Arlington engineers are assembling a computer-based “genome” that will aid in
the design and development of advanced new materials that are super hard, can
resist extreme heat, are highly durable and are less expensive through a new,
$640,000 National Science Foundation grant.
work is funded through a 2011 White House “Materials Genome Initiative” intended
to cut in half the time it takes to develop novel materials that can fuel
advanced manufacturing. The effort has been compared with the national Human
Genome Project launched in the 1980s.
Meletis, chair and professor of the Department of Materials Science &
Engineering, is leading
the interdisciplinary team, which includes Peter Kroll, an associate professor of
chemistry and biochemistry, and Jiechao Jiang,
a research associate professor in the Materials Science and Engineering
UT Arlington team will focus on the areas of extremely hard and
high-temperature resistant coatings for advanced materials using current and
new methods at the atomic and nanoscale level to achieve the project’s objectives.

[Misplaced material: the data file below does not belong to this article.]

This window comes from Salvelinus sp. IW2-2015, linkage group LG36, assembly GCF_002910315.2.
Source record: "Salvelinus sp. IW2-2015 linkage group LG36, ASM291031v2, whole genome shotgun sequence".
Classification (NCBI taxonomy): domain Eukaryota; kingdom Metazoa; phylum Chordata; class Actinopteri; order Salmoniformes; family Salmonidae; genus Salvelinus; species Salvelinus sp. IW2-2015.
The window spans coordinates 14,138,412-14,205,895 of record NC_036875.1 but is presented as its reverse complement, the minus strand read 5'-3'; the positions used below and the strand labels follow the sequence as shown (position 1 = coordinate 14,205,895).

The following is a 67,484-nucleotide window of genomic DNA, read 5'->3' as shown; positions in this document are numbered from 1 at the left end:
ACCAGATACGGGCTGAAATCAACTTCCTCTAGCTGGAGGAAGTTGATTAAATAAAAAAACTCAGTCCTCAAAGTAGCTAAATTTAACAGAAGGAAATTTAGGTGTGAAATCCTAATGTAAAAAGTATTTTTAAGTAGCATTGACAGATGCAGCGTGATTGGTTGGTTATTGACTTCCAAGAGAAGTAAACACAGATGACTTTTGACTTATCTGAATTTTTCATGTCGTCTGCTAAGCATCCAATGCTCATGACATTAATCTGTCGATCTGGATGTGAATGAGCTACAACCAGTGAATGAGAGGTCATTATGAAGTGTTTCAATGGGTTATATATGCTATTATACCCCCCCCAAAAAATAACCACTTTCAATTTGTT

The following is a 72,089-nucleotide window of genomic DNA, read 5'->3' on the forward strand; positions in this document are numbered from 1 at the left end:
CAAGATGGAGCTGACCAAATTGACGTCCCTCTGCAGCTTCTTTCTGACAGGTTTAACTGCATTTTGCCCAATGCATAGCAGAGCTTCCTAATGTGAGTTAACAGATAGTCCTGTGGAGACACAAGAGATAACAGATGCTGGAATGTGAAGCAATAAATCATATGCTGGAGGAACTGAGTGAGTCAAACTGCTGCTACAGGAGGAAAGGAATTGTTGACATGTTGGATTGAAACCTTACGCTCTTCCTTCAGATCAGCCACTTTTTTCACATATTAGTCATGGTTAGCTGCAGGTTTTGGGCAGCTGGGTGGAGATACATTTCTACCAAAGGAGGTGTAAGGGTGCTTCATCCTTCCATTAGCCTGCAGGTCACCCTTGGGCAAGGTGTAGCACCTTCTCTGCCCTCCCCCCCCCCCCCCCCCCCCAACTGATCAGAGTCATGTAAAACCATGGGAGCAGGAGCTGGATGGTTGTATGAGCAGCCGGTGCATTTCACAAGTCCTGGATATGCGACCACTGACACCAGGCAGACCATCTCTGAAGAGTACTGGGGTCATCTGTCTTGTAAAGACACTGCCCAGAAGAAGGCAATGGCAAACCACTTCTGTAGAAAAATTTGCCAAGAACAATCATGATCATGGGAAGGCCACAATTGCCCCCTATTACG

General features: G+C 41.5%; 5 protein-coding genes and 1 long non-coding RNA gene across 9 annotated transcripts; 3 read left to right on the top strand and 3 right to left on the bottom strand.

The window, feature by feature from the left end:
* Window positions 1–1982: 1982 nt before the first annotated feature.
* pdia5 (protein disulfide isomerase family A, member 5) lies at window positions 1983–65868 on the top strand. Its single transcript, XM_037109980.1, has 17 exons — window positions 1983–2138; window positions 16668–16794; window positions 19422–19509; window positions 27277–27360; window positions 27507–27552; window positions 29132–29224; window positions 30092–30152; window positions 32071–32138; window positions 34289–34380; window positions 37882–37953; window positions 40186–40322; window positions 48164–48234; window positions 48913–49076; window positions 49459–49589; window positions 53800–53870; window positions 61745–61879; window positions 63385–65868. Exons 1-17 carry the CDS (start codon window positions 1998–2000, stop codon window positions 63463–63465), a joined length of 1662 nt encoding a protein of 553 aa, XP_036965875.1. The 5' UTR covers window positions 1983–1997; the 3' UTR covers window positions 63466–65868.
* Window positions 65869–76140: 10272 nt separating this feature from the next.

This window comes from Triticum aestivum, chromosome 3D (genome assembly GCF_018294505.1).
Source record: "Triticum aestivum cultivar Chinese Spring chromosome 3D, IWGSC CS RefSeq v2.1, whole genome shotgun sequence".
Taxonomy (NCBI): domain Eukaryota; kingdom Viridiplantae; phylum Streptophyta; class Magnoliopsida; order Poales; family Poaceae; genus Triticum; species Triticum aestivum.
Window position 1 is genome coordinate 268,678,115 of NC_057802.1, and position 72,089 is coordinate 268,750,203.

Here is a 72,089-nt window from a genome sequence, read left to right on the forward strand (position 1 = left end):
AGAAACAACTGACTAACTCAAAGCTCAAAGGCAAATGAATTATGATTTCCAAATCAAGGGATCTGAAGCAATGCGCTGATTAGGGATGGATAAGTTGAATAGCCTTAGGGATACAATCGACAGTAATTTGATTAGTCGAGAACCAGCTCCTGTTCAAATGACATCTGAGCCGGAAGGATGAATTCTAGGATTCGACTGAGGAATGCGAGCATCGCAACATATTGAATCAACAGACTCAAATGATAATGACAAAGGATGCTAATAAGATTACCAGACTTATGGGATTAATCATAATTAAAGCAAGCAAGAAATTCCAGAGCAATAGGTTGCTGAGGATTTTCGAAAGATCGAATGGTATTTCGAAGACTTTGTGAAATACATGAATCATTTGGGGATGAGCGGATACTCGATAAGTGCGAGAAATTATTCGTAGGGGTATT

will combine methods for designing and attaining this extremely hard and high-temperature
resistant materials on computers at first. Eventually, we’ll synthesize these
materials in the lab and test them,” Meletis said. “This could revolutionize
new materials genome could be used in a number of advanced applications
including turbine blades, reusable launch vehicles, hypersonic vehicles and
thermal barrier materials designed to withstand temperature and radiation extremes
in space, researchers said.
University is very enthusiastic about being part of this exciting and
ground-breaking research,” said Khosrow Behbehani, dean of the College
of Engineering. “This
project not only benefits existing businesses that work with advanced materials
but also will help boost emerging industries.”
work is an example of research excellence at The University of Texas at
Arlington, a comprehensive institution of almost 33,800 students and more than
2,200 faculty members in the heart of North Texas. It is the second largest
institution in The University of Texas System. Visit www.uta.edu to learn more.